I play d4 with White and the Caro against e4. I gradually came to realize that many branches of the Caro follow Queen’s Pawn Openings, so actually you’re playing the same opening with different colours. Here is an example:
This is typical position in Caro exchange with 7…Qd7 variation.
I love the above position as I feel very comfortable in it. Here I prefer to play 13…Rab8 with an idea of playing …b5-b4, and it is the same plan that has been deployed by great players in the QGD Exchange Variation (Rab1 with an idea of playing b4-b5).
I play the QGD exchange in the same fashion:
So you can see how you can reduce your work.
An opening is not complete if you don’t know its middle game plans, so my advice is to keep your opening simple and try to observe the pawn structure, related strategies and piece placements. Examples can be found in playing with an isolated pawn, playing for a minority attack or fighting against hanging pawns. If you would like to read something more on preparing on middle games, here is another article of mine.
If you like this article, please comment here.
Recently I got an enquiry about personal coaching and the first question was how useful chess is for brain development? I got very annoyed and replied that you should Google it and you will find many other tools for answering. I understand and agree that chess is useful for brain development but this is just a byproduct of chess and not the only reason that you should find a chess coach for your kids. The basic and key thing is kids’ interest in chess, otherwise it will become like more school homework for them.
I usually teach kids a particular topic and give notes about it for them to revise. Once they’ve revised it I give some additional test positions for homework and advise them to play chess games. Many of them don’t follow this path because they don’t have enough time.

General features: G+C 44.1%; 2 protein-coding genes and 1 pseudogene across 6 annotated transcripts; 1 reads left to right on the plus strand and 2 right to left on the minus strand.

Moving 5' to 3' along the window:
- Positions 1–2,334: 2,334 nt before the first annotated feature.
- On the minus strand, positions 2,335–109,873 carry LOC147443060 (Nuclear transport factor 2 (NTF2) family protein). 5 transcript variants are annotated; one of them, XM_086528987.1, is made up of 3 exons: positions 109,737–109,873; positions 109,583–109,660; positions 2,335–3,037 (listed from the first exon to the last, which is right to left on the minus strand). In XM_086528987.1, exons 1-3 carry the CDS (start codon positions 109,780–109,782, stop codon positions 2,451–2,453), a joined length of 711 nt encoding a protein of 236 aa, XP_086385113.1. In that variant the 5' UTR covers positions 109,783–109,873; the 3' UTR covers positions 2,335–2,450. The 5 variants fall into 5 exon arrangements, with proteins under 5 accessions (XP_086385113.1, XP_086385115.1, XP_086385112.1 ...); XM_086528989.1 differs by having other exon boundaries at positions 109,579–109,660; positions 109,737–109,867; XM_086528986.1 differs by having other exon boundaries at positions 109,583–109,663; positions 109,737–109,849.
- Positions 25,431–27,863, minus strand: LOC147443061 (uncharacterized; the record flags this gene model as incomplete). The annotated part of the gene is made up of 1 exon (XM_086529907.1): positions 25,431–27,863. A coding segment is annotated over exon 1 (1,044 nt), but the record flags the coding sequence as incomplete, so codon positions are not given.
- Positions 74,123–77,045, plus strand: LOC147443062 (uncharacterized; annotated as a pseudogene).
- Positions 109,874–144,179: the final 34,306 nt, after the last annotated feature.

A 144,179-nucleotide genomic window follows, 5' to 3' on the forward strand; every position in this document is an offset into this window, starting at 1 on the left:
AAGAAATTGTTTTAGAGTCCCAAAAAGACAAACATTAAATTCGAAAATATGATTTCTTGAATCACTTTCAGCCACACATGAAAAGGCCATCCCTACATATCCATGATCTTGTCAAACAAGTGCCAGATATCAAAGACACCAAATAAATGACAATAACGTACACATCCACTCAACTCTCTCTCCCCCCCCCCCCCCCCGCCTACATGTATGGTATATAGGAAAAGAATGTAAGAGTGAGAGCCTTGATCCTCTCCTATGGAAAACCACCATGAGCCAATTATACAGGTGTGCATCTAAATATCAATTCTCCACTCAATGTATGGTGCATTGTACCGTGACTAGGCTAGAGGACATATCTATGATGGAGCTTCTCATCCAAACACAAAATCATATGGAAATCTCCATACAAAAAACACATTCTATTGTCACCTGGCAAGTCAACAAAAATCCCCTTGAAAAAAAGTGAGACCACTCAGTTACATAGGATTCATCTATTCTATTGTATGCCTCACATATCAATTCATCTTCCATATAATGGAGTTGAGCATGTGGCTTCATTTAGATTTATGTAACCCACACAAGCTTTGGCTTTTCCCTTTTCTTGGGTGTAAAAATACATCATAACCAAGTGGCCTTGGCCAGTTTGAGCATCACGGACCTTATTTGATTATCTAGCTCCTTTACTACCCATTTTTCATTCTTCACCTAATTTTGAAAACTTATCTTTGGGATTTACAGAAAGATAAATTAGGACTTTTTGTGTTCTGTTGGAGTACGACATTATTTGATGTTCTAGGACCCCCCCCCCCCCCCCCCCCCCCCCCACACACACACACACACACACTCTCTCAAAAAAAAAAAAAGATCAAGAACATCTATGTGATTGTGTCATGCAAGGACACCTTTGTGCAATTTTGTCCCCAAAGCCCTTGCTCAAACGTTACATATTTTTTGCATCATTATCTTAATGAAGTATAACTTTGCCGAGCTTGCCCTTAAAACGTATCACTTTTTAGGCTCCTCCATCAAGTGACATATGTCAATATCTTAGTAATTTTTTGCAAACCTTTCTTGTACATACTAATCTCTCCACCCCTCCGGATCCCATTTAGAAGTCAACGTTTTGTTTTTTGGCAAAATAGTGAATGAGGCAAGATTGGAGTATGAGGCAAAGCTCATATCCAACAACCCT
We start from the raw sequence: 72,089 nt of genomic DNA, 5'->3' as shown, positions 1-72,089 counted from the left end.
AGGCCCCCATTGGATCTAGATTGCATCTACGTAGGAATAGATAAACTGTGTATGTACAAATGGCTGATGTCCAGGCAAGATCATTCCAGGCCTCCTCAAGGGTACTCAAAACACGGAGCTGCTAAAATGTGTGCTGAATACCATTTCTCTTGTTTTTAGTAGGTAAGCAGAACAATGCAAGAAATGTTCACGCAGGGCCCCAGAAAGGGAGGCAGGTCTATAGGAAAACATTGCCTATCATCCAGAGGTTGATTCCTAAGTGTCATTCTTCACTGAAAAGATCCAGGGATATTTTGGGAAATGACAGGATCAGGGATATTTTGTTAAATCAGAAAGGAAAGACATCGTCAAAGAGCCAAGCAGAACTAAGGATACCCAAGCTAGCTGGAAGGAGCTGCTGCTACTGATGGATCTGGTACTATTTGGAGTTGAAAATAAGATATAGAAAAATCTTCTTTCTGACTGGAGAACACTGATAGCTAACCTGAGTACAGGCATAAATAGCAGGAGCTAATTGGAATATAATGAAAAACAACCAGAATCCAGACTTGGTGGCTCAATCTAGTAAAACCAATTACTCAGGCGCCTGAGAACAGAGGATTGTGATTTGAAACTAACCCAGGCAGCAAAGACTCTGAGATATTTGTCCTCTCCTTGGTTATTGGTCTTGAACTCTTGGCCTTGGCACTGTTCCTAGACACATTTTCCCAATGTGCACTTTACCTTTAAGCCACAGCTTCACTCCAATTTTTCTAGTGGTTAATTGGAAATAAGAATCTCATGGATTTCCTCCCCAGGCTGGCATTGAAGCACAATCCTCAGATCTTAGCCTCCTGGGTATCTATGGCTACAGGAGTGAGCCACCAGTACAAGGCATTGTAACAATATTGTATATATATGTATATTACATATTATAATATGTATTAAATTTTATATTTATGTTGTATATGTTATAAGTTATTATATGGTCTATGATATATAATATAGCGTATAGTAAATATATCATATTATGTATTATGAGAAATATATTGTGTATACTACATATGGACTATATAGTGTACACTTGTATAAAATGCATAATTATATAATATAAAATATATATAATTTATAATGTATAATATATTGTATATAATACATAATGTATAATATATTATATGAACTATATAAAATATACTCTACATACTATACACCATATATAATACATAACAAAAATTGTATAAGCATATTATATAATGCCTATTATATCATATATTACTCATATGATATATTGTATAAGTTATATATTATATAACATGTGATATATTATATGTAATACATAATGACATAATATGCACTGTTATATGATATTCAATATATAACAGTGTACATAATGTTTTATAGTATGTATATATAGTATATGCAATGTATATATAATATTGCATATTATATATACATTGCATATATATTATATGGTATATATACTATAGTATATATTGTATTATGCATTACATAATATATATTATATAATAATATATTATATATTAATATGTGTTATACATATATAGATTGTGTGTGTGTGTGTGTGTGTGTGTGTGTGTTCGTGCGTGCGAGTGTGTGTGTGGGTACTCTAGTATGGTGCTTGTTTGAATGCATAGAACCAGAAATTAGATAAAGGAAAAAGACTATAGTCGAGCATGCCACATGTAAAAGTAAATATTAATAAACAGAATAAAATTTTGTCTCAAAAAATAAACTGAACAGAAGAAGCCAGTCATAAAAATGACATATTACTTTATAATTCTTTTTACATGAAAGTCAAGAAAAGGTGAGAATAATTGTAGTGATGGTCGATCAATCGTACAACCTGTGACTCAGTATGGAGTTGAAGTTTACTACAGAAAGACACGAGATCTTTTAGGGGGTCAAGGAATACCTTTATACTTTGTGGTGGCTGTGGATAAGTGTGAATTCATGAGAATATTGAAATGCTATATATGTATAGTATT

I’ve also observed that some of them are genuine while many are doing large numbers of other activities like swimming, dancing, cricket, football etc., the kids are very busy but without particularly investing themselves in anything. They are therefore not able to focus on anything in particular and become jacks of all but masters of none. Well who is responsible for this? Of course it’s the parents, as they want to keep their kids busy.
Some parents know how to play chess and ask me to teach their kids tactics, though this can often be before they know how to move the pieces. What would your reaction be? Parhaps to ask why they hired a chess coach. I say that you should let the expert work without interfering. And give him enough time as chess is not a game that you can become expert overnight.
What about complaints that a kid has been learning chess at your academy for a year and not made any significant progress? I show them attendance where more than 50% of the time the kids were just physically absent. You can’t expect to improve when you are not consistent at your work. And maybe suggest reading the story about the Hare and the tortoise!
There are many books written on finding right move or best move that also have a huge amount of analysis As these just bounce off the amateur’s head how, as a chess coach, can you guide them in finding good moves? Here I use the word ‘good’ as often on the chess board it is not possible to find the best moves. There are limitations imposed by thinking time constraint and a limitation of one’s knowledge. So I will try to recapitulate a few points which might help you in finding reasonably good moves.
1.Tactical awareness: One can not dream about achieving some kind of positional advantage if it’s going to be checkmate in a few moves. And whilst it is also not possible to calculate everything on the board one can become aware of tactical possibilities by just glancing at hanging pieces, checks, possibilities of giving checks, captures and the pawn structure around the king. For example in the following position 1. Rxf6 is not important but spotting the vulnerability of the rook on b8 is. So I always ask my students to take look at hanging pieces, checks and captures.
2.Pawn levers: This is perhaps the most vital thing to consider while looking for a good move as without considering levers you won’t be able to place your pieces on right squares or lines. For example while playing the Queen’s Gambit Declined you must prepare the …c5 break to free your position. Many times pawn levers are very helpful in activating your pieces.